But icing the competition for a cakewalk won't be easy.
Perhaps the numbers game just got a whole lot more interesting.
Till then, enjoy this wonderful Sunday evening and chillax without fretting your brains.
Because
the game of one upmanship has just began.
Find out more about it, in the next chapter, titled "bigger is better."

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Old 16th January 2011, 16:17   #58
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Can't wait for the dualogic in the linea, that too with a new 1.6MJD.
But am really into a Grande Punto with Dualogic.
diesel hatch coupled with A/T. We all have been waiting for this...
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Old 17th January 2011, 12:45   #59
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Default Re: The story of automatic evolution. Written A/T matically by !xobile

CHAPTER 6.
ONE UPMANSHIP.


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Marriage is like a three-speed gearbox — affection, friendship, love.
It is not advisable to crash your gears and go right through to love straightaway.
You need to ease your way through.
The basis of love is respect, and that needs to be learned from affection and friendship.

Perhaps, there is no scope for any of the aforementioned terms in this world of one upmanship.

The Indian automobile industry has come a long way, 26 years since this creature set afoot and since the time the M 800 Automatic was launched. New technology, innovations and the game of one upmanship between various players have changed the way we think of AT boxes. Four and five speed is now stone age. Perhaps, its time for 8 speeds to dominate. More on that later.

F1 style paddle shifts

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In today's world of mee too products, a customer wants something different from the usual, something he feels will be his money's worth. We are demanding, aren't we? And despite the dull response to the ATs, something is always in store for the horizon. Perhaps, one thing that makes perfect civic sense is the fun to put the joy back in the driving, F1 style.
  • Honda realized this opportunity and launched its all new 2006 civic S AT in July 2006, with a 1.8L 132 ps i-vtec engine and 5 speed AT box. But the car had something different- it was the first car in the country (IIRC) which had shift paddles in steering wheel. Again, a typical manumatic gearbox with a torque converter, but with an added pleasure of shifting gears manually from the steering wheel. The steering had paddles (buttons inspired from formula 1 car) behind the top two spokes and on the right was a plus, for upshifting gears and minus for downshifting gears. Put it in "S" mode and enjoy the pleasure of driving a F1 car when in spirited mode, or the convinience of a convectional AT when in sober mode, what say? Isnt it true that two is better than one? The S model was replaced by an upgraded AT in 2007 and till today enjoys a fair amount of success.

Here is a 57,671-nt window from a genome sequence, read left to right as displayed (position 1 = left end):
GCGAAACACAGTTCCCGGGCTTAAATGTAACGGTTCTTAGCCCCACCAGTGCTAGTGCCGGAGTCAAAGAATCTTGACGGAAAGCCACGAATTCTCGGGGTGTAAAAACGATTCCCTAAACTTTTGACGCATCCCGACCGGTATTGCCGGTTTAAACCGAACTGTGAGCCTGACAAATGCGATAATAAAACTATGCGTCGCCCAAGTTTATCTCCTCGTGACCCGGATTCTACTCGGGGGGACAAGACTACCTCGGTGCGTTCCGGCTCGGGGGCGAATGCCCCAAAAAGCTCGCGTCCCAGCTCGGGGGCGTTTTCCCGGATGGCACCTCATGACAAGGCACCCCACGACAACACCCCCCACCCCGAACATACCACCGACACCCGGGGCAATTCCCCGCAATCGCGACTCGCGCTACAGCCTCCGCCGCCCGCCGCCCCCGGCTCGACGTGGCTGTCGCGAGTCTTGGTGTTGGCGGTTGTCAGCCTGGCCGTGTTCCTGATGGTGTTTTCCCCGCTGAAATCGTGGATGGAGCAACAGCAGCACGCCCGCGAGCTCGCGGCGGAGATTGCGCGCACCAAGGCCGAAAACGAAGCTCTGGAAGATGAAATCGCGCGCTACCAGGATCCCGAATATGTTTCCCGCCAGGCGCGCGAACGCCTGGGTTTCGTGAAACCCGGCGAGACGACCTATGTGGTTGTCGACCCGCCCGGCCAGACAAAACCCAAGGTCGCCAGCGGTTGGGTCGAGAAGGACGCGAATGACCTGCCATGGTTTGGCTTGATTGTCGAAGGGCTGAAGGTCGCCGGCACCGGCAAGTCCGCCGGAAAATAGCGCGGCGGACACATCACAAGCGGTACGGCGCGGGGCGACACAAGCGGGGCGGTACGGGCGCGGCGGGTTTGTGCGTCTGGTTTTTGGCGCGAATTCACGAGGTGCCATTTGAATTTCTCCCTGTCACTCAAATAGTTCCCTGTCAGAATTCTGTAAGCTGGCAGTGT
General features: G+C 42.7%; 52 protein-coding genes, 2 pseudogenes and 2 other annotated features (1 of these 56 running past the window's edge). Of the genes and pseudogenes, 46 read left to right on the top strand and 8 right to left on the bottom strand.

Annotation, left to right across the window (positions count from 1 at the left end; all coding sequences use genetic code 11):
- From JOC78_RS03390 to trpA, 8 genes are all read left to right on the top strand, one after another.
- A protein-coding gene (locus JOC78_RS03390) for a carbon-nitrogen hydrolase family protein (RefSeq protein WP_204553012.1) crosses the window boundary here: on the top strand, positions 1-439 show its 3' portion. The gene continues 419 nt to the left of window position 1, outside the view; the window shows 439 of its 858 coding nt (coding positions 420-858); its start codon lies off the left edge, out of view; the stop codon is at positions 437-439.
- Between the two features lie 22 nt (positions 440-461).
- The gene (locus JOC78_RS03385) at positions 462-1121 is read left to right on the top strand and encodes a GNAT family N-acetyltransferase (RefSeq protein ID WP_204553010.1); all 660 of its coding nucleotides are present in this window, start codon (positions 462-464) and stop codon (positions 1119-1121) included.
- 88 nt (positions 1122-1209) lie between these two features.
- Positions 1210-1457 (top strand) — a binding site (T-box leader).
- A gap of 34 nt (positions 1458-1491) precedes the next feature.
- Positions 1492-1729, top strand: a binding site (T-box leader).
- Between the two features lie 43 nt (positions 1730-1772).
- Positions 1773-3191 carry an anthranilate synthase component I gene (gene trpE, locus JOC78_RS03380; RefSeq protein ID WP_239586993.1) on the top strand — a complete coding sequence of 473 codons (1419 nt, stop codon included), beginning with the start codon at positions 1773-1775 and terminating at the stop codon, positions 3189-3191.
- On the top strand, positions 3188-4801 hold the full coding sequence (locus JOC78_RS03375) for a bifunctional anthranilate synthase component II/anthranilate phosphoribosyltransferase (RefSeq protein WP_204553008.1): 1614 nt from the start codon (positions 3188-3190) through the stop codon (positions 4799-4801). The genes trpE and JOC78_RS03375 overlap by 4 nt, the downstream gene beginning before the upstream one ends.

• The all new gen 3 City, launched in september 2008 also saw introduction of shift paddles in its S AT versions in conjunction with 1.5 i-VTEC with 118 PS and 5 AT. The S AT was again replaced with V AT in 2009 and is in production ever since.
  • Honda's all new 2008 accord also saw the introduction of shift paddles in its 2.4 AT, 180 PS, 5 speed and 3.5 V6, 275 PS, 5 speed. The accord F/L coming next month will have carryover mechanicals.
  • Toyota's all new corolla altis continues to be offered with a dated 4 speed auto box.
CVT evolution
  • The CVT mania, first started by Honda and Nissan has slowly spread through other manufacturers also.
  • Toyota's popular hybrid, the prius, is offered with a 1.8L hybrid electric motor mated to a CVT.
  • Audi's A4 and A6 are offered with a new gen CVT called "multitronic" in front wheel drive versions with 7 speed close ratios.
About multitronic by AUDI:

multitronic is a stepless transmission launched by Audi AG in late 1999,jointly developed and manufactured by LuK.
Based on the principles of continuously variable Transmission (CVT)popularised by DAF trucks, multitronic offers a stepless automatic transmission in which the ratio between the input shaft and output shaft can be varied continuously within a given range, providing virtually an infinite number of possible ratios. The multitronic system uses a link-plate chain drive, an oil cooled multi plate clutch(initially of six parts, later of seven to enable it to cope better with the high torque outputs of larger turbo diesel engines), and complex electronics, to overcome the traditional shortcomings of CVTs.
multitronic is a registered trademark of AUDI AG.

How it works:

The transmission is monitored and regulated under the guise of Audi's "Dynamic Regulating Programme" (DRP), which tracks the driver's inputs (from how the driver applies the throttle pedal), driving conditions, and engine load - to compute the optimal gear ratio for fuel efficiency or maximum performance, as mandated by the user. The transmission can select pre-programmed underdrive to increase performance, or overdrive to improve economy. From 2004, multitronic transmissions offered manual selection of a 'sport mode' to pre-select the performance mapping. The electronic system also includes sensors to detect whether the vehicle is traveling downhill, and provides additional engine braking in such circumstances. Multitronic also offers a number of driver-selectable fixed ratios, selectable from either the gear-lever in a sequential style, or via (optional) steering wheel-mounted fingertip paddle-shift controls.